Furan in heat-treated foods: Formation, exposure, toxicity, and aspects of risk assessment

S. Moro, J.K. Chipman, J.W.M. Wegener, C. Hamberger, W. Dekant, A. Mally

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Furan is formed in a variety of heat-treated foods through thermal degradation of natural food constituents. Relatively high levels of furan contamination are found in ground roasted coffee, instant coffee, and processed baby foods. European exposure estimates suggest that mean dietary exposure to furan may be as high as 1.23 and 1.01 μg/kg bw/day for adults and 3- to 12-month-old infants, respectively. Furan is a potent hepatotoxin and hepatocarcinogen in rodents, causing hepatocellular adenomas and carcinomas in rats and mice, and high incidences of cholangiocarcinomas in rats at doses ≥2 mg/kg bw. There is therefore a relatively low margin of exposure between estimated human exposure and doses that cause a high tumor incidence in rodents. Since a genotoxic mode of action cannot be excluded for furan-induced tumor formation, the present exposures may indicate a risk to human health and need for mitigation. This review summarizes the current knowledge on mechanisms of furan formation in food, human dietary exposure to furan, and furan toxicity, and highlights the need to establish the risk resulting from the genotoxic and carcinogenic properties of furan at doses lower than 2 mg/kg bw. © 2012 WILEY-VCH Verlag GmbH & Co. KGaA, Weinheim.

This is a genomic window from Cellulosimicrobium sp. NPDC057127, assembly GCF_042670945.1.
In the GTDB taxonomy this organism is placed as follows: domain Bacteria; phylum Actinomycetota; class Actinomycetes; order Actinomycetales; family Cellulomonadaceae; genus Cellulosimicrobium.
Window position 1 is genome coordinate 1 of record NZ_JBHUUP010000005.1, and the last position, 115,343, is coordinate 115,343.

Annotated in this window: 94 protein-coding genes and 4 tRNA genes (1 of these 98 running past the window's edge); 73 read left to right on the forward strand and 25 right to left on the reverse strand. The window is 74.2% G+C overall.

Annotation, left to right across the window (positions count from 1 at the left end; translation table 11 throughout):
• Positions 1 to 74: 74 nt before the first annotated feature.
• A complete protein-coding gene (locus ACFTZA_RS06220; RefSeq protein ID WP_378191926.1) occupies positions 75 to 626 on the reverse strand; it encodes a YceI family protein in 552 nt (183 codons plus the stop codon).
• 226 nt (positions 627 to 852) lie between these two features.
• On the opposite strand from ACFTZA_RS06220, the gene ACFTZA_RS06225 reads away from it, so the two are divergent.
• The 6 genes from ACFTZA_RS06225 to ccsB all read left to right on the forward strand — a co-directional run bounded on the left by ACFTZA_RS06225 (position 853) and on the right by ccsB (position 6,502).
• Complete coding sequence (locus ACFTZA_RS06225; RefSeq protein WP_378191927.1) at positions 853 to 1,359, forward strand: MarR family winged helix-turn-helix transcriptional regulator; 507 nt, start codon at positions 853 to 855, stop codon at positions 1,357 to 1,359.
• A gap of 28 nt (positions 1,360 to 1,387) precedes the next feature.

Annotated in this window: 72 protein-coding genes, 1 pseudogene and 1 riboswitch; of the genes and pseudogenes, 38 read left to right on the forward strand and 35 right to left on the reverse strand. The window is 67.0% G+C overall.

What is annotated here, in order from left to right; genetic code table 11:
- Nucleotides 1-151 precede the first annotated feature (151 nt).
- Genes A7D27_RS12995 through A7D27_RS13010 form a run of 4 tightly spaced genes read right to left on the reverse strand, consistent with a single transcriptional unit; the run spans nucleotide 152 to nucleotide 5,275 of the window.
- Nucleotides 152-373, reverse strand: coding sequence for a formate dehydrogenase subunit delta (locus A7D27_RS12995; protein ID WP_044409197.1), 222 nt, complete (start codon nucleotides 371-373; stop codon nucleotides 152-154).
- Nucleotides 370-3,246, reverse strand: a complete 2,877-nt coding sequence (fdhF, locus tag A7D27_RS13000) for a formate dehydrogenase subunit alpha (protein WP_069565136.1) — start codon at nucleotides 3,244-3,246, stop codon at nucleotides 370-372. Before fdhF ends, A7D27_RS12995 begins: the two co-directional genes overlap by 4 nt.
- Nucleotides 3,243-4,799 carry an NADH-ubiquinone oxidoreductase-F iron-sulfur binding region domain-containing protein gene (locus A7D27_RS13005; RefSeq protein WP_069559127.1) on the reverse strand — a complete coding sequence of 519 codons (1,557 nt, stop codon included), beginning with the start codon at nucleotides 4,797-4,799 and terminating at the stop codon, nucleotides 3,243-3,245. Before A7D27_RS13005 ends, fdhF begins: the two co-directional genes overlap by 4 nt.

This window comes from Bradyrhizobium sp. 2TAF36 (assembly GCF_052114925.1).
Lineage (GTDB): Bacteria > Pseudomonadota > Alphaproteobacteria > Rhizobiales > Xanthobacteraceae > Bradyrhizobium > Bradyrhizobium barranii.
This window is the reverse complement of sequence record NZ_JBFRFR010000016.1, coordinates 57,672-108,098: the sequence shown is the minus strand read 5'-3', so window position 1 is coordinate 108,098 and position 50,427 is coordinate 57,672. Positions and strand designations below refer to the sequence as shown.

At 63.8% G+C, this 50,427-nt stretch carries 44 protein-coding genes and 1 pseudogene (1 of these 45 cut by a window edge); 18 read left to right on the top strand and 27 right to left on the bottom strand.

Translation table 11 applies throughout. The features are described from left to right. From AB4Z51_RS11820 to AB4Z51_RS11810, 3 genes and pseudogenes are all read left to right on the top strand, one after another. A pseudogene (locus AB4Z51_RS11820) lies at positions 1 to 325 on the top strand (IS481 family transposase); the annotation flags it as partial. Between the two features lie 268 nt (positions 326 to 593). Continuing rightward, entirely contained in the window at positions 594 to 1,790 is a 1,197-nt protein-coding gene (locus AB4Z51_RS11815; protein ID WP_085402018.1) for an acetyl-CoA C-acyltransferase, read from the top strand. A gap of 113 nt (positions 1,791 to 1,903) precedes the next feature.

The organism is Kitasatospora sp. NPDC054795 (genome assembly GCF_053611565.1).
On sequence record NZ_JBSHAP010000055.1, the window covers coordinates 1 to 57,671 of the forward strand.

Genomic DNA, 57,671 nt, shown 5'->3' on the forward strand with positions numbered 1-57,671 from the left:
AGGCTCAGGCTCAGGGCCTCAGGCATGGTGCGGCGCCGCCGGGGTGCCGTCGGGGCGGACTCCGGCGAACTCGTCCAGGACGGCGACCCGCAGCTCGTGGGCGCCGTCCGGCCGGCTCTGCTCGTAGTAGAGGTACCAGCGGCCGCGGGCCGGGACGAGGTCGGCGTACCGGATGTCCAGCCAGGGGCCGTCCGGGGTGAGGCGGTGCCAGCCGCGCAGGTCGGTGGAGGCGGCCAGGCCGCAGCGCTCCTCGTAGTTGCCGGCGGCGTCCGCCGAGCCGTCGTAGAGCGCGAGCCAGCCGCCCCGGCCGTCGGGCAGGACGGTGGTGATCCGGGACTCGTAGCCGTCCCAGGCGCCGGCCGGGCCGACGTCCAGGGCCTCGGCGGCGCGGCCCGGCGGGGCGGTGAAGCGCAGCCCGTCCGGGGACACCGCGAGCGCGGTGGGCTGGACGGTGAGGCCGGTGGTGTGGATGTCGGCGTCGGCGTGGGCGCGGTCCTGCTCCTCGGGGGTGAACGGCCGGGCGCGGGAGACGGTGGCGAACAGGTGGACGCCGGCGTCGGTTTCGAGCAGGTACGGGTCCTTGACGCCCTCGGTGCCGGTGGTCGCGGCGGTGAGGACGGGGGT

Original languageEnglish
Pages (from-to)1197-1211
JournalMolecular Nutrition and Food Research
Publication statusPublished - 2012


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